Do footbridge and underpass improve pedestrian safety? A Hong Kong case study using three-dimensional digital map of pedestrian network

Manman Zhu, N. N. Sze, Sharon Newnam, Dianchen Zhu

Research output: Journal article publicationJournal articleAcademic researchpeer-review

2 Citations (Scopus)


Hong Kong is a compact city with high activity and travel intensity. In the past decades, many footbridges and underpasses were installed to reduce the pedestrian-vehicle conflicts on urban roads. However, it is rare that the effects of configuration of pedestrian network on pedestrian crashes are investigated. In Hong Kong, many footbridges and underpasses are connected to major transport hubs and commercial building development and become parts of giant elevated and underground walkway systems. It is challenging to characterize such a complicated pedestrian network. In this study, a three-dimensional digital map is applied to estimate the connectivity and accessibility of pedestrian network, and measure the relationship between pedestrian network characteristics and pedestrian safety at the macroscopic level. Hence, the effects of footbridge and underpass on pedestrian safety are examined. For example, comprehensive built environment, pedestrian network, traffic, and crash data are aggregated to 379 grids (0.5 km × 0.5 km). Then, multivariate Poisson lognormal regression approach is applied to model fatal and severe injury (FSI) and slight injury pedestrian crashes, with which the effects of unobserved heterogeneity, spatial correlation, and correlation between crash counts are accounted. Results indicate that population density, traffic volume, walking trip, footpath density, node density, number of vertices per footpath segment, bus stop, metro exit, residential area, commercial area, and government and utility area are positively associated with pedestrian crashes. In contrast, average gradient, accessibility of footbridge, accessibility of underpass, and number of crossings per road segment are negatively associated with pedestrian crashes. In other word, pedestrian safety would be improved when footbridge and underpass are more accessible. Findings have implications for the design and planning of pedestrian network to promote walkability and improve pedestrian safety.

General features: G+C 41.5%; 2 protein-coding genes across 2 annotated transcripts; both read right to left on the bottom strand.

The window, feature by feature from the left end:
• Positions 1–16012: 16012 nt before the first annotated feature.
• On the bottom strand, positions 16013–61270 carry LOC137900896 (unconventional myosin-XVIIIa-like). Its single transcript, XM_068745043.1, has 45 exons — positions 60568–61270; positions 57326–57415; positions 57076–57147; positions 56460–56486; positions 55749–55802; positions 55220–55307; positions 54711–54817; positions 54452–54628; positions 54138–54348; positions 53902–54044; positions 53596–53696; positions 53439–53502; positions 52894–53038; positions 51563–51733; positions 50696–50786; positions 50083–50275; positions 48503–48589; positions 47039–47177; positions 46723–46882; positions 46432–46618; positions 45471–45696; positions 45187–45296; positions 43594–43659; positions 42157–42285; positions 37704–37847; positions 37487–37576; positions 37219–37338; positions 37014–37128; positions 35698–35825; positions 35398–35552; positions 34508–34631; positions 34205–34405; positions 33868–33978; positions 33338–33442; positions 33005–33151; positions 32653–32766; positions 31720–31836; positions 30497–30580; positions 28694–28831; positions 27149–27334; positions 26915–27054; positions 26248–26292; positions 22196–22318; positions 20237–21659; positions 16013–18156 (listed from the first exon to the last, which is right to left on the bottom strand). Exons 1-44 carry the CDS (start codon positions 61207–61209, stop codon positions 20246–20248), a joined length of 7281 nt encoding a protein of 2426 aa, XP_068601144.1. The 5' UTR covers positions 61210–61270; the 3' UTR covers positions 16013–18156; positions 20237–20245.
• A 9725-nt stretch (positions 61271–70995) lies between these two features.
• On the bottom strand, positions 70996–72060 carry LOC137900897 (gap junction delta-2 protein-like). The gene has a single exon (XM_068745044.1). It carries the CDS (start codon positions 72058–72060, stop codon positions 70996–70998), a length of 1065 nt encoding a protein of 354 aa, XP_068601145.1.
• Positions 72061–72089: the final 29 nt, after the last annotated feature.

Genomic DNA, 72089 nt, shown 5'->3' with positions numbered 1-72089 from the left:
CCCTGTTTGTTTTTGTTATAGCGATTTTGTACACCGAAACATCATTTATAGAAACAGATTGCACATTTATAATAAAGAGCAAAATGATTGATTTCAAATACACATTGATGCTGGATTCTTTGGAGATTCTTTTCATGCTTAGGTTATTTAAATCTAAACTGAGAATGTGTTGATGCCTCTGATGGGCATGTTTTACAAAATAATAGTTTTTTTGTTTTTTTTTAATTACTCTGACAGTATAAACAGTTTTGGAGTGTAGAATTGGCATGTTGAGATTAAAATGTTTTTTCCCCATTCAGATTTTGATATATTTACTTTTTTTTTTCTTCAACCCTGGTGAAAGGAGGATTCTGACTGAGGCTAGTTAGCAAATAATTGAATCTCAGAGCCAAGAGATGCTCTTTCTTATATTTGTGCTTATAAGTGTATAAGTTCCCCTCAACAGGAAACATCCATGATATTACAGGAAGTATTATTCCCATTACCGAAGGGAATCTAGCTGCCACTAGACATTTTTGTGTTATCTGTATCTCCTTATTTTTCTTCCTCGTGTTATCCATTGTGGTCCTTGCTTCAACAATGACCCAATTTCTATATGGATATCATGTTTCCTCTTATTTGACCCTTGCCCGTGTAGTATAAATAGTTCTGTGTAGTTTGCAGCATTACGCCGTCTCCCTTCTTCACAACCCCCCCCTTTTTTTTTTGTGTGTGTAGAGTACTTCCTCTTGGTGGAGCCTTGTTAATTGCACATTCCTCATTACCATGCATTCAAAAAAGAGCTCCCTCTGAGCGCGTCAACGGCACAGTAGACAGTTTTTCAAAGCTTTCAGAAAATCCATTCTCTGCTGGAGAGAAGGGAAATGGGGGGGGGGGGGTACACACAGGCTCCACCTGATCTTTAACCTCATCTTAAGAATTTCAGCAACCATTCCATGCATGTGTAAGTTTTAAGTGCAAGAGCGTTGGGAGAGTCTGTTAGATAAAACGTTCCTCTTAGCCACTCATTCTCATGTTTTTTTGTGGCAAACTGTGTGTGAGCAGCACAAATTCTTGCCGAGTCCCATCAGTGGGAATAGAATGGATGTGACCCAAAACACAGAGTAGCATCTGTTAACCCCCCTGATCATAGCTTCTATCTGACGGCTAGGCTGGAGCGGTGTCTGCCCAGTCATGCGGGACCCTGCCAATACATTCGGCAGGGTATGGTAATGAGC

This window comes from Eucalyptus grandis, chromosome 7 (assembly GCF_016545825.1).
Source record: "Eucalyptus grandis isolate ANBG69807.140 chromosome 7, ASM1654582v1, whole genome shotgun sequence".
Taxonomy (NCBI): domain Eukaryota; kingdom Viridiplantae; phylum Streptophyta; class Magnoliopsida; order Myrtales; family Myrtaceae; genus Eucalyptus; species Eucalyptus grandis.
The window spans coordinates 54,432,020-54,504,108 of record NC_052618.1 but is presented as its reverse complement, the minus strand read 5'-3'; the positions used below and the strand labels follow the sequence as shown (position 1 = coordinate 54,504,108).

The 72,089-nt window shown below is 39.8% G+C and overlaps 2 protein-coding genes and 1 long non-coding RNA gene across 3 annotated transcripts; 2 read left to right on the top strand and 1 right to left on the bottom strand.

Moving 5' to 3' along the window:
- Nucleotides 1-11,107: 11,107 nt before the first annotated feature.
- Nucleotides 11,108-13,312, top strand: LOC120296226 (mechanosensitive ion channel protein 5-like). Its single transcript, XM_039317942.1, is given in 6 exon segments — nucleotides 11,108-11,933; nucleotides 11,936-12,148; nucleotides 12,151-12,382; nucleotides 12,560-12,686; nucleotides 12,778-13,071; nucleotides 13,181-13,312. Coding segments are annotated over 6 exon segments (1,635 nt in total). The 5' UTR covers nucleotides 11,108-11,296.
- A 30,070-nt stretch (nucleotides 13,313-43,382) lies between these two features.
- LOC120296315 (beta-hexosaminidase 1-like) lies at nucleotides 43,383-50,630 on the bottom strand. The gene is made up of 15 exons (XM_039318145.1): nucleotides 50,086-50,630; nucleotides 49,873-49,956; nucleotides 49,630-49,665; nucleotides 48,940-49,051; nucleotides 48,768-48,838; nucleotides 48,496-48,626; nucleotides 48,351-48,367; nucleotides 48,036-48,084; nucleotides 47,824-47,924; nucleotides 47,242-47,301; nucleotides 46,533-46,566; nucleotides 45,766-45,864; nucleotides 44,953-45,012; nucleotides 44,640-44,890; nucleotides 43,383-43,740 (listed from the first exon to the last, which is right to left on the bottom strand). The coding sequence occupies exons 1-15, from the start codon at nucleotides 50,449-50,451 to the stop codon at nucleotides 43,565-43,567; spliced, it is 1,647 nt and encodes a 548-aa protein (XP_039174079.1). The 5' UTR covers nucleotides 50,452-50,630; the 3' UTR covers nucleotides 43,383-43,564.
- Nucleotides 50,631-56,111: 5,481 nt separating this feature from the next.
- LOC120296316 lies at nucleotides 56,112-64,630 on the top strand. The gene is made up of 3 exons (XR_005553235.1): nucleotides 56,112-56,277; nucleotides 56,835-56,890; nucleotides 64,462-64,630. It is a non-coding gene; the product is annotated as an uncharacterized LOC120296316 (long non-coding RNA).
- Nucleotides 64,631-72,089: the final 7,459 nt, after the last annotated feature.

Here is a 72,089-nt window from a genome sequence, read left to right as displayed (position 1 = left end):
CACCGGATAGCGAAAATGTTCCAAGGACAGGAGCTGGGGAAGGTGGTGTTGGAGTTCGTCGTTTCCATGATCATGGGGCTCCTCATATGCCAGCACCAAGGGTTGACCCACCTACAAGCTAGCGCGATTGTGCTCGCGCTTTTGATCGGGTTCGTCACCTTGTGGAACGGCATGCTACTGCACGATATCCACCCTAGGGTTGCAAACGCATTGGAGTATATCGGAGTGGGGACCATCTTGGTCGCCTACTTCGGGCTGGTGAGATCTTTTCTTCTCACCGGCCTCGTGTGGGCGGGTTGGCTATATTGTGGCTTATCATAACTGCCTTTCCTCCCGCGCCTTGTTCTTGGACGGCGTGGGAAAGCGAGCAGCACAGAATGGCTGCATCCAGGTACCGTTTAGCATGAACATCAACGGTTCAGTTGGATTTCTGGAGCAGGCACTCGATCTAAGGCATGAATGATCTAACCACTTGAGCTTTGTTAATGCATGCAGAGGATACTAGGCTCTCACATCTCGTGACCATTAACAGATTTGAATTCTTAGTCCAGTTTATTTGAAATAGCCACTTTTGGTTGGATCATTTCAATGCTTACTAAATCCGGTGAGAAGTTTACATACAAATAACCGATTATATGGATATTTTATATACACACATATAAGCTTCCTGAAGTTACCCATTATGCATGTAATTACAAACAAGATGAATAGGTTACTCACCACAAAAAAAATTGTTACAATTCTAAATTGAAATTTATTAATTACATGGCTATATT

Original languageEnglish
Article number107064
JournalAccident Analysis and Prevention
Publication statusPublished - Jun 2023


  • Accessibility
  • Connectivity
  • Multivariate Bayesian spatial model
  • Pedestrian network
  • Pedestrian safety
  • Three-dimensional digital map

ASJC Scopus subject areas

  • Human Factors and Ergonomics
  • Safety, Risk, Reliability and Quality
  • Public Health, Environmental and Occupational Health


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